Founded in 2016, Dante Labs went from a small startup to generating over $100M in revenue in just six short years. CEO and co-founder Andrea Riposati was recently interviewed about the company’s journey to success.
According to Riposati, Dante Labs has been profitable since 2018, just two years after its founding. The two founders still own over 90 percent of the company, a feat almost unheard of among startups eager to obtain as much investment funds as possible during their early years. Andrea Riposati has some wise advice for other startups looking to succeed and battle the hurdles of lean years, where investors are not as abundant on the horizon.
Investment In Software First
One of the pertinent points that Logan Plaster brings to the forefront is the decision that Andrea Riposati and his partner manage to own 90 percent of Dante Labs still and still have revenues in the range of $100M. Andrea Riposati has advice for new startups regarding that strategy. “First, we decided to grow Dante Labs and pay more attention to revenue than to bring in investors. We felt that diluting our shares would not benefit the company as much as simply focusing on scaling the business with the resources available to us. Riposati’s other advice to startups is to focus on the audience. He says, “Focus on building a product people will buy.” The other side of the coin is to limit investments until revenues increase. “Then you can take on investments without diluting share ownership,” he says.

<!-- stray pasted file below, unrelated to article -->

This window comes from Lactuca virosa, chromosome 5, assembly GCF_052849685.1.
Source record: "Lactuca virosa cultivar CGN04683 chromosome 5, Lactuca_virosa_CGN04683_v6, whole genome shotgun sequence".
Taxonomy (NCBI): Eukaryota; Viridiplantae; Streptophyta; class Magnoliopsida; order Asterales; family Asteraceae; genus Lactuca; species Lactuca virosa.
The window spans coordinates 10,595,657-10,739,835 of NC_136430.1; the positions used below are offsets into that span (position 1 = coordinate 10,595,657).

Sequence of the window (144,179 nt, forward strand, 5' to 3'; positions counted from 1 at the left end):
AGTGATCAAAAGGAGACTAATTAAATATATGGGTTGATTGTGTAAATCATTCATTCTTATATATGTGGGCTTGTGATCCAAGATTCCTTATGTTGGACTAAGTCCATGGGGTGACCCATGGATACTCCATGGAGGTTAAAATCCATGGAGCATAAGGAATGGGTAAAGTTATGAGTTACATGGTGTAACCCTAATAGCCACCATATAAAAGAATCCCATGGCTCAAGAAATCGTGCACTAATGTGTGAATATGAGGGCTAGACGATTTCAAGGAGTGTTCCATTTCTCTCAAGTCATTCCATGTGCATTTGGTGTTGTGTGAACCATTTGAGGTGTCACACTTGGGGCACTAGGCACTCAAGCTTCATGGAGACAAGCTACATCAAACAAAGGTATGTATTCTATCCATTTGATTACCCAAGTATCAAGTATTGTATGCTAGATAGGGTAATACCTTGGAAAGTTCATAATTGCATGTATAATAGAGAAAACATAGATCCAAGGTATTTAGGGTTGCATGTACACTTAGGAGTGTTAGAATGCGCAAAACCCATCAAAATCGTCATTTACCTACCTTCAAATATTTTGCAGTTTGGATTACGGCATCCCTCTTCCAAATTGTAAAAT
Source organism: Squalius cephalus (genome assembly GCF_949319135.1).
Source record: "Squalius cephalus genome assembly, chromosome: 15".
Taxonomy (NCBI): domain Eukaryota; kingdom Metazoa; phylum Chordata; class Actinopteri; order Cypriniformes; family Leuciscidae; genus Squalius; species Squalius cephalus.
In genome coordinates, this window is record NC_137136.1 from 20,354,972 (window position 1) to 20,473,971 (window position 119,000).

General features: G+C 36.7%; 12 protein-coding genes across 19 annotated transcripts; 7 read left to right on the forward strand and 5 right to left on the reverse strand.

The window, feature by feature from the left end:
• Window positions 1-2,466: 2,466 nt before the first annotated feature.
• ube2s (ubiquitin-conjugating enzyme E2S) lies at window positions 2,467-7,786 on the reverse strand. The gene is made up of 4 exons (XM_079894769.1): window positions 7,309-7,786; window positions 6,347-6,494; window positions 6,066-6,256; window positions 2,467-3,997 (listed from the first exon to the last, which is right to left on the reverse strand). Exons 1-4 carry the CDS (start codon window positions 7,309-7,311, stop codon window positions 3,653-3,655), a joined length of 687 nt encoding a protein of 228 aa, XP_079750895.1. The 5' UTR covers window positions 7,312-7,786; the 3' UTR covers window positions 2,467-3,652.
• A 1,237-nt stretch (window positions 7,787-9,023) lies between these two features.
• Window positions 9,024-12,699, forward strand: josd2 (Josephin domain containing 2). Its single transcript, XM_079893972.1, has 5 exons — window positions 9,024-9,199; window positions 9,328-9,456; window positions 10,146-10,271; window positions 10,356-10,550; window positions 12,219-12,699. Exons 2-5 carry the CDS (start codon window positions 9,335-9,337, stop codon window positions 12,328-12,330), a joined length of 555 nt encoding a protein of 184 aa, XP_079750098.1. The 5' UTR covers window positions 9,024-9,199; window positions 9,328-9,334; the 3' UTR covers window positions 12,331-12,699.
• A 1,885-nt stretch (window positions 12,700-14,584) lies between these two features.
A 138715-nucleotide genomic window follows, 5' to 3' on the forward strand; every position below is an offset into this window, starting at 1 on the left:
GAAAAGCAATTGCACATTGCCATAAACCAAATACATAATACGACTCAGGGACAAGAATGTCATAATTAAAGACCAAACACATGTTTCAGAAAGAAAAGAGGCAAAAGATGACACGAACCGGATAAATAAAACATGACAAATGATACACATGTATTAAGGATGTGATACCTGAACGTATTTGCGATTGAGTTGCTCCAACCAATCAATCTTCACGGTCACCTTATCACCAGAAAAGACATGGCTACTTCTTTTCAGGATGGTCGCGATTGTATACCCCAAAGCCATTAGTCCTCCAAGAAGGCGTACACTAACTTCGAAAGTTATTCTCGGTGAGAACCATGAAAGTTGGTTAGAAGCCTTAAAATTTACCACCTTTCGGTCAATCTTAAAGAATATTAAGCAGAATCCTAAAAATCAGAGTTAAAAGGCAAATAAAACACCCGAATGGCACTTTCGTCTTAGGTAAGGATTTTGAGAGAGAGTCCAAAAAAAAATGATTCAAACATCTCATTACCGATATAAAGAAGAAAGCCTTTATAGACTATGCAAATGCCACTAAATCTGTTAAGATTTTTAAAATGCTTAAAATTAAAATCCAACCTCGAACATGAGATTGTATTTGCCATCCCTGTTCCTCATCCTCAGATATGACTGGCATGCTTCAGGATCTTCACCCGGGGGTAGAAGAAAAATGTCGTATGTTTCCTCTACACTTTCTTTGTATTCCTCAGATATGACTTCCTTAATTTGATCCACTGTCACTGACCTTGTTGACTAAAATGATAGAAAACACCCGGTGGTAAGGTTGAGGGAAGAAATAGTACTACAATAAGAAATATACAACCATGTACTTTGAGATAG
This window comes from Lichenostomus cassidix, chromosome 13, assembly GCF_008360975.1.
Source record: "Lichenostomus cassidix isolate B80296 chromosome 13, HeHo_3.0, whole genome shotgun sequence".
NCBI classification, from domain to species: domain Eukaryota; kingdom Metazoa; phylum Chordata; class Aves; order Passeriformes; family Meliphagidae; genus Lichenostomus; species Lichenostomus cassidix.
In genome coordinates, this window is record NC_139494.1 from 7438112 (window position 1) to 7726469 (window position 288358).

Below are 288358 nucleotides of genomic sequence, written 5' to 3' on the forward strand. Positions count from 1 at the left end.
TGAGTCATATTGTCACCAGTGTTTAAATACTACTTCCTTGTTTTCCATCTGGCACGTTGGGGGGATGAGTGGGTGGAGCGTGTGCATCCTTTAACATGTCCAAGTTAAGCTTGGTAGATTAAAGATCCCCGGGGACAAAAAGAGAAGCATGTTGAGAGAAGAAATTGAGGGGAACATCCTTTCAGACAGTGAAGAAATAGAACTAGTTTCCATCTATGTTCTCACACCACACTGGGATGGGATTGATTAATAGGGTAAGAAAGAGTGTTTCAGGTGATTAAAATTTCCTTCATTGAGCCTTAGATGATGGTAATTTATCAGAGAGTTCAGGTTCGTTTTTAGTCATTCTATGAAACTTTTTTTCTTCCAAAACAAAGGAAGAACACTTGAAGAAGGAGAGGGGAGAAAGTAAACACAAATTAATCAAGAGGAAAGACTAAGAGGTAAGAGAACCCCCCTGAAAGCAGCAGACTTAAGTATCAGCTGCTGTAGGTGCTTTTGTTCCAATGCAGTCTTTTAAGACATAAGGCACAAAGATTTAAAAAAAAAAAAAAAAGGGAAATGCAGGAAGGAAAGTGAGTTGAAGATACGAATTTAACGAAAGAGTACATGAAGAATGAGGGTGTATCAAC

An example that Riposati offers is how, in the beginning, they had no lab to run the sequencing. “If we had invested in building a lab at that stage, we would have had an empty lab with very few tests to run. But by waiting, by outsourcing the sequencing in the early stages, it allowed us to grow the business and do A/B testing to ensure that our tests were the best they could be.” Only when they reached the sample volume to run a lab at total capacity, did they take on an investor to build out the lab. “This is the only way to run a lab profitably,” says Riposati.
Examining Marketing Results
Andrea Riposati’s other advice to startups is to measure the return on certain investments. “In today’s digital world,” says Riposati, “it’s easy to measure the return of a marketing campaign or the ROI of a new technology.”
Finally, Riposati emphasizes that working with investors who share the same beliefs is important. “Because,” says Riposati, “they will be like a partner with your company, and then you will not have to fight with them to try to convince them to do something that they don’t want to do.”